There will always be a place in my heart for the original Cloverfield film and the time I spent on dozens of different forums tracking the progress of what was “uncovered” over the months leading up to 01.18.08, and the alternate universe it would be opening. The so-called Cloververse. Each of the works created thus far are worth looking into in their own right, I mean who doesn’t have a Netflix account to watch the latest release The Cloverfield Paradox.
There does seem to be a pattern of the films being made up of existing works that are just missing the right parts and making it into something as part of this bigger universe, but I think it’s setting up the next projects J.J. Abrams has in mind. 10 Cloverfield Lane was an excellent surprise and one that reignited my excitement for the franchise. If you haven’t seen it already, you should (it’s on Amazon and iTunes)
This isn’t to say Paradox is a great film in its own right, and it only left me wanting more of the Cloververse. Obviously this is the intended effect, but now I’m unsure of what’s next. I’ll be skeptical going into the next entry, but I’m hopeful it’ll be a step in the right direction.
The original Cloverfield is one that many considered over-hyped, but I tend to keep my expectations measured and it was exactly what it was promised to be.
I want a monster movie, I’ve wanted one for so long. I was in Japan with my son and all he wanted to do is go to toy stores. And we saw all these Godzilla toys, and I thought, we need our own monster, and not King Kong, King Kong’s adorable. I wanted something that was just insane and intense.
I think for that base conception he’s really doing well with it. Heck, I wish I had bought one of those original toys like I wanted.
There’s a moment mentioned in the article I’m appending my thoughts to where they’re in the Subway, that I think should be studied as a film director. One of my favorite moments as movie-goer, the “Hud” character is cracking wise to lead into one of the scariest moments of the film.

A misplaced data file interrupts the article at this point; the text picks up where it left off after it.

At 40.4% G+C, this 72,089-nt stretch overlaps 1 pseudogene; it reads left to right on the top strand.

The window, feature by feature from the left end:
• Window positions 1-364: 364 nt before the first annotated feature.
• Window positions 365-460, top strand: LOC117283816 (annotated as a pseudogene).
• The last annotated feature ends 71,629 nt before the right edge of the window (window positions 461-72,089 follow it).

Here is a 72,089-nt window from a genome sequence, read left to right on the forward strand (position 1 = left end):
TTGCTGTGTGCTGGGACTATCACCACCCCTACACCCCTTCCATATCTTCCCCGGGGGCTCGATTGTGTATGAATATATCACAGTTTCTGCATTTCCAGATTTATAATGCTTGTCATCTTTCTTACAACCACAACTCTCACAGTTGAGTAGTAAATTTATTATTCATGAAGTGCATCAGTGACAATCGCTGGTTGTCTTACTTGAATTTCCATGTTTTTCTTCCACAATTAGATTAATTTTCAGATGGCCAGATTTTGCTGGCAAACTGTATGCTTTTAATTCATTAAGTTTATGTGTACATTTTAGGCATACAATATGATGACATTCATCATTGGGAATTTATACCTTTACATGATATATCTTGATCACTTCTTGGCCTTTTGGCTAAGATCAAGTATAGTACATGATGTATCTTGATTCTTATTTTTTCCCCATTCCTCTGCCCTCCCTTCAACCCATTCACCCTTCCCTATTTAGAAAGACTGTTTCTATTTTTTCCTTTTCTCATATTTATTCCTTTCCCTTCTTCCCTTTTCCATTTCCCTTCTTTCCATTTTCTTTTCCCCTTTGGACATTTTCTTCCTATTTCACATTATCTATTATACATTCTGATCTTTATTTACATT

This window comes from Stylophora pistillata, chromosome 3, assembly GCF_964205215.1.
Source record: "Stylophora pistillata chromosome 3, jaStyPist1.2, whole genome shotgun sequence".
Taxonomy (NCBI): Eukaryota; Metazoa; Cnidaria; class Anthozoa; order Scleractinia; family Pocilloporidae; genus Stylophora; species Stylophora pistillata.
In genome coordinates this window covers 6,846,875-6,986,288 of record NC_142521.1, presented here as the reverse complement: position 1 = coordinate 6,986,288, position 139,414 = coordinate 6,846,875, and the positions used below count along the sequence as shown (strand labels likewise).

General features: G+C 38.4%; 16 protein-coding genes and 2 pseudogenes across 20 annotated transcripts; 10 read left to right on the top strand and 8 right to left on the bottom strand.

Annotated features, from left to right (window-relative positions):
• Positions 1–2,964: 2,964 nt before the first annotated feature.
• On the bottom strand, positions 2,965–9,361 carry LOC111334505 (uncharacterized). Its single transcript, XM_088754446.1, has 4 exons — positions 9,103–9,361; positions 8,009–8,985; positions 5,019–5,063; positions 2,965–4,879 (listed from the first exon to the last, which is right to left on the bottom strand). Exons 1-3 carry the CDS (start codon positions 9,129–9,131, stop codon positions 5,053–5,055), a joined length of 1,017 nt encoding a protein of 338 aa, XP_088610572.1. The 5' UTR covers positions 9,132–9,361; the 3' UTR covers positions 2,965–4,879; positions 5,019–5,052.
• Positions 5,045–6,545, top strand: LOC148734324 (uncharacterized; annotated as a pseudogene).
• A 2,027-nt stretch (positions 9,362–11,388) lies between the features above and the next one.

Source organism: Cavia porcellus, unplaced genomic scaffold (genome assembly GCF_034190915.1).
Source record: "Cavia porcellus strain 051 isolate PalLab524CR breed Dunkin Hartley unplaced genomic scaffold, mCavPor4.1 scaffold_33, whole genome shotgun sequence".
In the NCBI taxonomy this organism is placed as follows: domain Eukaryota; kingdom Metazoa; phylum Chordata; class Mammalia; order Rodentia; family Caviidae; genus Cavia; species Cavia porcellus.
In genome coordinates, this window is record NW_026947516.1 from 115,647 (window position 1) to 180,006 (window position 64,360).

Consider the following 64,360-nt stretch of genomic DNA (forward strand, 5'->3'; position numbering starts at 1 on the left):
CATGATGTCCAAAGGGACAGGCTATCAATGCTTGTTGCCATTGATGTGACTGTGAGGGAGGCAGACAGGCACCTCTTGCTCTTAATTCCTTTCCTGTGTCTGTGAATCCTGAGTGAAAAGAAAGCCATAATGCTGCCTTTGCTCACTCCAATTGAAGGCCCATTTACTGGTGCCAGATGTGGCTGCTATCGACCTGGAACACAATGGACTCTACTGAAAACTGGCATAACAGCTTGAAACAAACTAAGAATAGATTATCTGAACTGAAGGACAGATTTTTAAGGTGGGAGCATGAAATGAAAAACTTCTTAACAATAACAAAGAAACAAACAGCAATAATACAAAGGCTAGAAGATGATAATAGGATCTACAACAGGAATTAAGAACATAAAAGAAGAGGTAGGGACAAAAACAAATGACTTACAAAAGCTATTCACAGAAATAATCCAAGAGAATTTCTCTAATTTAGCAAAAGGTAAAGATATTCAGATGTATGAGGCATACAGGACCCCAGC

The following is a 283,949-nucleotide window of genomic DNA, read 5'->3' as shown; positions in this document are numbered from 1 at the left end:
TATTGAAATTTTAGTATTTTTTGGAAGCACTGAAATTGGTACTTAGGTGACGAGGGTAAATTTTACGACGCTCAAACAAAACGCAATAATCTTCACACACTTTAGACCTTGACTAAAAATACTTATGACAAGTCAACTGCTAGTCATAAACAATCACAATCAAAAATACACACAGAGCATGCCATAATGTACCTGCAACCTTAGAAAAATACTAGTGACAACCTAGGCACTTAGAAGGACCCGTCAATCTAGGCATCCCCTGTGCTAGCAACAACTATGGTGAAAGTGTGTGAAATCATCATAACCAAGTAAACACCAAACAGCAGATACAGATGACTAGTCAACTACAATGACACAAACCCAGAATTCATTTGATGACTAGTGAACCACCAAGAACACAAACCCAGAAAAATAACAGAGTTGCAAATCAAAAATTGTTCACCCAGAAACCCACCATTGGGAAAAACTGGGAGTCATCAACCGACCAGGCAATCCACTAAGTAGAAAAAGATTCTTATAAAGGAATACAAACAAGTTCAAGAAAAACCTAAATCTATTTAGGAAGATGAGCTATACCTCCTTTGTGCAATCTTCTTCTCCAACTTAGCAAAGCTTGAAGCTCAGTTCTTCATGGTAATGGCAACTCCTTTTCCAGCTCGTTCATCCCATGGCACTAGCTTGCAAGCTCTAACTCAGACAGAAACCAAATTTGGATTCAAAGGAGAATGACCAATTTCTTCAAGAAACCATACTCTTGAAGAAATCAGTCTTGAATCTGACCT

10 Cloverfield Lane was directed by Dan Trachtenberg, a person I’ve looked up to since I discovered a show he hosted on Revision3, The Totally Rad Show. If you’re a film/comic/video game junkie it’s worth checking out even in retrospect. They have a ton of hidden gems found that I never would have come across without.
That being said, when I saw a film he directed was the same as the next Cloververse entry, I was ecstatic and the following three months took forever to pass. When the film dropped, I watched it twice, and then a third time the next day with my girlfriend. I think it is the best out of the three so far, and sets a good tone for the rest of the franchise.
If they continue to include Trachtenberg in the future, he can take the series very far, and I think his creativity and attention to detail will set him apart. I imagine we’ll be seeing other cool projects from him aside from all of this, and I would only rate 10 Cloverfield Lane a must-see.
Cloverfield is a classic for myself, but it’s not for everyone. The first person toss-around is enough to make one dizzy if it bothers them, which is an aspect that can be polarizing and I understand. The story is okay, but I was there for Clover who made more appearances than either of the latter.
Paradox seems like it almost made a good movie on it’s own, but the story seems like some of it was spliced together and didn’t add to the world really. Character building seemed to be lacking and cookie-cutter. I’ll have to give it a second watch, but I only really liked the lead. I think she outshined most of the remaining cast, who seemed uninspired at times.
There are now three movies in the Cloverfield franchise. One is great, one is good and the third is … available for free with your Netflix subscription. I think you can figure out which is which.
The Cloverfield Paradox has sullied the reputation of the Cloverfield franchise somewhat. But it’s worth taking the time to give the first movie another chance — it deserves it — while remembering why so many people love the series. A big part of that love comes from the franchise’s approach to the movie business itself, but it’s also due to the fact that the series is still more good than bad.
The joy of being a Cloverfield fan doesn’t always come directly from the movies themselves. The original Cloverfield was marketed in part with an alternate reality game, in which fans scoured the internet for clues and shared conspiracy theories among themselves before the movie’s release.